President Donald Trump's announcement last night that he was replacing purported realist H.R. McMaster as his National Security Adviser with pre-emptive war aficionado John Bolton led me down memory lane, and not just to the days when some anti-interventionist naifs believed out loud that "if Trump actually wins the White House, the military-industrial complex is finished."
No, what I'll always remember fondest was this contentious interview Bolton gave about Iraq and George Orwell with me, Kennedy, and Kmele Foster on the late, great Independents:
It takes a certain amount of chutzpah not just to selectively misuse Orwell (similarly to how Bolton and his fellow hawks routinely abuse "Munich" and "appeasement"), but to run such crude argumentation up the flagpole a full decade after the disastrous Iraq War. This intellectual defiance is in sharp contrast to McMaster, who is interested in enough in the deadly costs of foreign policy fabulism that he wrote an entire reputation-making book on the subject: Dereliction of Duty: Johnson, McNamara, the Joint Chiefs of Staff, and the Lies That Led to Vietnam. The Bolton-McMaster swap means less of an in-house brake on Trump coloring outside the lines, and more (along with the Mike Pompeo-for-Rex-Tillerson trade) White House support for the president's campaign-reinforced hostility to the Iran nuclear deal.
Yet, for what it's worth, Bolton has described himself to me (including in public) as basically a "hawkish libertarian." By which he mostly meant on domestic issues, such as government spending (agin'), gay marriage (for), and so on. But there's also a foreign policy overlap between the mustachioed one's cranky hostility toward international institutions and the sovereignty-guarding skeptics on the libertarian right, in the Ron Paul/Thomas Massie tradition. That the United States does not consider itself to be subject to prosecution under the Chemical Weapons Convention is in no small part thanks to John Bolton. He is contemptuous of nation-building, rejects the label "neoconservative," found the U.S. Kosovo bombing "very troubling," has a Public Choice-style critique of the State Department, and speaks fondly of Barry Goldwater—all positions shared by many non-hawks.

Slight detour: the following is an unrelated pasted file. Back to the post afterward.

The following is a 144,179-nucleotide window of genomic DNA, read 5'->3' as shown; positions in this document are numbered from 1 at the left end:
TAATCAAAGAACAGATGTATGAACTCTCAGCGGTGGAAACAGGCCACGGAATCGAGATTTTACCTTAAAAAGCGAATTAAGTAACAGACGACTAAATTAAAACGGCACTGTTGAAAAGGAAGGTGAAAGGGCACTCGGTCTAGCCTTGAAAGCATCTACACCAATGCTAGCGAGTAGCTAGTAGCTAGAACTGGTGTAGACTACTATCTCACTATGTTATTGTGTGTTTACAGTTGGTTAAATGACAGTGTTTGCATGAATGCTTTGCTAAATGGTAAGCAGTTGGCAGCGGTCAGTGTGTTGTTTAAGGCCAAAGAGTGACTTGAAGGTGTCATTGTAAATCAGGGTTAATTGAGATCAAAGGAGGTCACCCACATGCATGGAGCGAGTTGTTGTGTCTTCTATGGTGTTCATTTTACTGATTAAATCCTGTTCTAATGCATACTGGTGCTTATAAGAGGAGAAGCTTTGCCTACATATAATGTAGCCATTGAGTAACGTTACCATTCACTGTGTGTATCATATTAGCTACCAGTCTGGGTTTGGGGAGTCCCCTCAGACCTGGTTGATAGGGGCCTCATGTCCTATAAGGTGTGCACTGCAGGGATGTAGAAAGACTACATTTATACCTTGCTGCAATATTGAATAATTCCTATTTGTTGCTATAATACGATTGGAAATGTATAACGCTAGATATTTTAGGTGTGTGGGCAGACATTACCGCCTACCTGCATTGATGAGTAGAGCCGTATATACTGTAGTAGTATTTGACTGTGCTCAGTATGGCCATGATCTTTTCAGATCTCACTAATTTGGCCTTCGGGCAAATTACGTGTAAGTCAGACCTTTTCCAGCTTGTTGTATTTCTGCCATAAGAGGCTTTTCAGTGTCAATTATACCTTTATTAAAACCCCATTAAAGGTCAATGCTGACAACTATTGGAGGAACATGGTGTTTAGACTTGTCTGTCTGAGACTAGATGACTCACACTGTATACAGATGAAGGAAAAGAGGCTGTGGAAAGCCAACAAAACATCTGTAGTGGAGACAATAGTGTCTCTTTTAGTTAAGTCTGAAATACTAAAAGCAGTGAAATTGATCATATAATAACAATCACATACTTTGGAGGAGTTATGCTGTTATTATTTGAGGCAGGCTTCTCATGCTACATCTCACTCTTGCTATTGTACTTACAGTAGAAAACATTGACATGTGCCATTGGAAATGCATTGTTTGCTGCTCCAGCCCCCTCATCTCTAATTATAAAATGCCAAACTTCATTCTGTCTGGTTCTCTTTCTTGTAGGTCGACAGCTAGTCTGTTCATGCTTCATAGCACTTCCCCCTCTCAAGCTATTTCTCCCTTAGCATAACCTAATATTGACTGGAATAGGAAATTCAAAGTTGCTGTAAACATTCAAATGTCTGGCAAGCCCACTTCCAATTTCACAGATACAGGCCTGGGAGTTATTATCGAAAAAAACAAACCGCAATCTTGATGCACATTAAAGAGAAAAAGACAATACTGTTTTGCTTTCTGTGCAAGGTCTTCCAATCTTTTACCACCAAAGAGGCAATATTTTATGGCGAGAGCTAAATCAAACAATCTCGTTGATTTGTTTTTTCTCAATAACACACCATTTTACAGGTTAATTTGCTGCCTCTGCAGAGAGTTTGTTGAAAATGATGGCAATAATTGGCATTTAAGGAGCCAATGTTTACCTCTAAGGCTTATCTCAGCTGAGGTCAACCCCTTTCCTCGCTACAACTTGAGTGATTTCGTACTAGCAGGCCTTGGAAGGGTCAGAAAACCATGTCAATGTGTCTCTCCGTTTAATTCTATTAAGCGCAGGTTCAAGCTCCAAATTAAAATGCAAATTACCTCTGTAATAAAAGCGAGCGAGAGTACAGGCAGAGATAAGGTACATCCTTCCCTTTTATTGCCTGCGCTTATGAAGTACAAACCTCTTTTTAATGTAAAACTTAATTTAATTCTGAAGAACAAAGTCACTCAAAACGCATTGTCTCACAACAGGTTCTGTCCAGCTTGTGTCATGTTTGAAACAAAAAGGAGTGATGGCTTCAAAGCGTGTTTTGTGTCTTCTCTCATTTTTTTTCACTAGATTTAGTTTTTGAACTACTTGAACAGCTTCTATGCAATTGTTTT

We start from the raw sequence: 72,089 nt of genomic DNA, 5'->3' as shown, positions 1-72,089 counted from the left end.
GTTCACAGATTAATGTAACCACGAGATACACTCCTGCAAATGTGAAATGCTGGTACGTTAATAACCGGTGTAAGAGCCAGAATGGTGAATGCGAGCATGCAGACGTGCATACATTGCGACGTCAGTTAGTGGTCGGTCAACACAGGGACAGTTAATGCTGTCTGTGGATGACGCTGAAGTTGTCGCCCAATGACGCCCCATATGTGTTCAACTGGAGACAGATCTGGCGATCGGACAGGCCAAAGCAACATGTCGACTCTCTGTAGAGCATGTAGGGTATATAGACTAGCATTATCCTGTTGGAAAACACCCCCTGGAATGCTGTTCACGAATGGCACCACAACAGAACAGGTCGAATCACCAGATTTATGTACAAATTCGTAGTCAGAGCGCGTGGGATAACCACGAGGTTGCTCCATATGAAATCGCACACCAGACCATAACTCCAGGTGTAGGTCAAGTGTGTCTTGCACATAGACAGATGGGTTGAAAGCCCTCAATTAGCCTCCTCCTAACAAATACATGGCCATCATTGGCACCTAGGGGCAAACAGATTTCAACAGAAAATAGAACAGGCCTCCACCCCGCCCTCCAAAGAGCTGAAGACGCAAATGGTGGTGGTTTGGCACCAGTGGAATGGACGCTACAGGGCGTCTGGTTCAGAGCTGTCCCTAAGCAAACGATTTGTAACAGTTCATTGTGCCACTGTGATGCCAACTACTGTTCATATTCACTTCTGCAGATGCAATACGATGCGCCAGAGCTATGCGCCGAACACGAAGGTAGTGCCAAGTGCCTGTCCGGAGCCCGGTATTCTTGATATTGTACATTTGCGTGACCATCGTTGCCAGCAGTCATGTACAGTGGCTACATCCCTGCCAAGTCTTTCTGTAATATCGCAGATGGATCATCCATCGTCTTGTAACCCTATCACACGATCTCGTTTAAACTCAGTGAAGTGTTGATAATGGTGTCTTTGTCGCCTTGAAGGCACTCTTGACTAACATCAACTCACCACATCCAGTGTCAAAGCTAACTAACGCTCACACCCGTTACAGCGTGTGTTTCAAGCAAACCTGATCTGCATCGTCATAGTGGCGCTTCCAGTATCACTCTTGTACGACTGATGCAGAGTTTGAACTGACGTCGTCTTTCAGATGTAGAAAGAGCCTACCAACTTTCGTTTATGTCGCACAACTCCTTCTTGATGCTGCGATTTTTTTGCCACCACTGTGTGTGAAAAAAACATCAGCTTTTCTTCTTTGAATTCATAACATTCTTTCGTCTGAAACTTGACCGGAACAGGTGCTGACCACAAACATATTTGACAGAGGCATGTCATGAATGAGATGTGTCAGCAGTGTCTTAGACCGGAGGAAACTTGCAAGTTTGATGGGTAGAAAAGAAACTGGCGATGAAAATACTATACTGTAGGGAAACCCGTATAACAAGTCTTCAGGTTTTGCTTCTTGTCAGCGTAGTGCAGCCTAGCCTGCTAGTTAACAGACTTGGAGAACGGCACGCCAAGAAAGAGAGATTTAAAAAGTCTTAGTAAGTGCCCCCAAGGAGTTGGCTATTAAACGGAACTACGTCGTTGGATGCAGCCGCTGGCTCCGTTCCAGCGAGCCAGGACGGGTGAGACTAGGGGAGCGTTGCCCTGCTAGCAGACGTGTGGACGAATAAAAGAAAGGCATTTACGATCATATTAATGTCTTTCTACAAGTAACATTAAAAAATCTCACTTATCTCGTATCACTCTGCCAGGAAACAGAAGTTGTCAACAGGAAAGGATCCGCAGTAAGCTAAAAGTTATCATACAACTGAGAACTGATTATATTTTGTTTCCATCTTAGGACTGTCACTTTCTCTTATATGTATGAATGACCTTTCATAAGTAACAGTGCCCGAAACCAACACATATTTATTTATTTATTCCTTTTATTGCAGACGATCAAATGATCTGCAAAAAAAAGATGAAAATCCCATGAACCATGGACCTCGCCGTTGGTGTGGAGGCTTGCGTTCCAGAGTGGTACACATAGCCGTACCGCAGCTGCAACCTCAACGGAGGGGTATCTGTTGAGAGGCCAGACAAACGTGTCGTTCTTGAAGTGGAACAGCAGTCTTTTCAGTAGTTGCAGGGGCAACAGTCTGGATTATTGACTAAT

But whereas the Pauls and Massies of the world mix their anti-multilateralism with genuine anti-interventionism, Bolton relishes the American role as global cop. He is obsessed with having Washington ensure that weapons of mass destruction do not end up in the hands of bad guys, but is dismissive of most international apparatuses bent toward that goal, and not noticeably concerned with the many grave unintended consequences that can come with unilateral, violent weapons-removal.
He is also someone accustomed to having fruitful dialogue with people who find many of his views abhorrent, as this Matthew Waxman essay in the otherwise Bolton/Trump-averse Lawfare blog makes clear. It is something I have experienced in person—not only did Bolton come on The Independents a dozen times in its 15-month run, but we have bumped into each other in green rooms many times since then, and the conversation is always lively and respectful. There's a reason he gravitated toward smart/funny shows like Kennedy and Red Eye (the latter of which he was "president" of), and that intervention-skeptics like Andy Levy have some fondness for the guy.
big step down for bolton imo pic.twitter.com/VRjiJgp14X— andy levy (@andylevy) March 22, 2018
Of course, all that and a bucket of spit gets you…a bucket of spit.
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